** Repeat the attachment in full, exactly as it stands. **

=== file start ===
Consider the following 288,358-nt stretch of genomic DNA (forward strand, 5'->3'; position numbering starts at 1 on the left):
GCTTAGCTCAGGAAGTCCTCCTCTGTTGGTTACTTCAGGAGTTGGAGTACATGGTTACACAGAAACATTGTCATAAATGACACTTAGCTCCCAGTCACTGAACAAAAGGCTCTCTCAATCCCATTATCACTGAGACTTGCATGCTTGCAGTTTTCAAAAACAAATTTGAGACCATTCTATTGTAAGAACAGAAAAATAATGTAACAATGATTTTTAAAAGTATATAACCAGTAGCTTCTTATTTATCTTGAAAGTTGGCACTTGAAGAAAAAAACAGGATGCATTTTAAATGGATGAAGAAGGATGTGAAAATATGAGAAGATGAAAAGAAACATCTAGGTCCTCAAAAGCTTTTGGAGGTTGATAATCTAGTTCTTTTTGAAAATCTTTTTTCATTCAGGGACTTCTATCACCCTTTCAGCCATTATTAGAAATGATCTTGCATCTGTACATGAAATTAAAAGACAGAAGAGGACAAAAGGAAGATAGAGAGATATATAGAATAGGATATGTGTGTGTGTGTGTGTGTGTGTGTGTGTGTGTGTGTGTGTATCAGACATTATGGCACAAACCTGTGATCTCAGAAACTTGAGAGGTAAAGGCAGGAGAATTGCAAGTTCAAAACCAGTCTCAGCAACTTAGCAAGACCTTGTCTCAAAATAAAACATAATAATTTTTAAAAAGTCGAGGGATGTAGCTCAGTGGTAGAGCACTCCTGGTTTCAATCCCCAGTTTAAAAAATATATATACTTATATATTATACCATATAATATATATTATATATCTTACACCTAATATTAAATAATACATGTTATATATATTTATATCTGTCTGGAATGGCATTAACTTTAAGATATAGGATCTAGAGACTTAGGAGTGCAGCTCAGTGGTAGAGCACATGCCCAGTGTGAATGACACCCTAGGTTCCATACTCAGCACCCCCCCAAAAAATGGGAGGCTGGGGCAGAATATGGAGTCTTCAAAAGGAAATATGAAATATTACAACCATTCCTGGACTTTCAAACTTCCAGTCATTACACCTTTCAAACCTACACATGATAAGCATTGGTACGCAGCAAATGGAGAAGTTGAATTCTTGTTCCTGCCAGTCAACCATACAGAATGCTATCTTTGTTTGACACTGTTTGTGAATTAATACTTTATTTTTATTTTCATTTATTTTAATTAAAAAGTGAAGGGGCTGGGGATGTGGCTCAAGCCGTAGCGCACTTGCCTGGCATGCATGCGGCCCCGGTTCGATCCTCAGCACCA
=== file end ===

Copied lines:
Consider the following 288,358-nt stretch of genomic DNA (forward strand, 5'->3'; position numbering starts at 1 on the left):
GCTTAGCTCAGGAAGTCCTCCTCTGTTGGTTACTTCAGGAGTTGGAGTACATGGTTACACAGAAACATTGTCATAAATGACACTTAGCTCCCAGTCACTGAACAAAAGGCTCTCTCAATCCCATTATCACTGAGACTTGCATGCTTGCAGTTTTCAAAAACAAATTTGAGACCATTCTATTGTAAGAACAGAAAAATAATGTAACAATGATTTTTAAAAGTATATAACCAGTAGCTTCTTATTTATCTTGAAAGTTGGCACTTGAAGAAAAAAACAGGATGCATTTTAAATGGATGAAGAAGGATGTGAAAATATGAGAAGATGAAAAGAAACATCTAGGTCCTCAAAAGCTTTTGGAGGTTGATAATCTAGTTCTTTTTGAAAATCTTTTTTCATTCAGGGACTTCTATCACCCTTTCAGCCATTATTAGAAATGATCTTGCATCTGTACATGAAATTAAAAGACAGAAGAGGACAAAAGGAAGATAGAGAGATATATAGAATAGGATATGTGTGTGTGTGTGTGTGTGTGTGTGTGTGTGTGTGTGTGTATCAGACATTATGGCACAAACCTGTGATCTCAGAAACTTGAGAGGTAAAGGCAGGAGAATTGCAAGTTCAAAACCAGTCTCAGCAACTTAGCAAGACCTTGTCTCAAAATAAAACATAATAATTTTTAAAAAGTCGAGGGATGTAGCTCAGTGGTAGAGCACTCCTGGTTTCAATCCCCAGTTTAAAAAATATATATACTTATATATTATACCATATAATATATATTATATATCTTACACCTAATATTAAATAATACATGTTATATATATTTATATCTGTCTGGAATGGCATTAACTTTAAGATATAGGATCTAGAGACTTAGGAGTGCAGCTCAGTGGTAGAGCACATGCCCAGTGTGAATGACACCCTAGGTTCCATACTCAGCACCCCCCCAAAAAATGGGAGGCTGGGGCAGAATATGGAGTCTTCAAAAGGAAATATGAAATATTACAACCATTCCTGGACTTTCAAACTTCCAGTCATTACACCTTTCAAACCTACACATGATAAGCATTGGTACGCAGCAAATGGAGAAGTTGAATTCTTGTTCCTGCCAGTCAACCATACAGAATGCTATCTTTGTTTGACACTGTTTGTGAATTAATACTTTATTTTTATTTTCATTTATTTTAATTAAAAAGTGAAGGGGCTGGGGATGTGGCTCAAGCCGTAGCGCACTTGCCTGGCATGCATGCGGCCCCGGTTCGATCCTCAGCACCA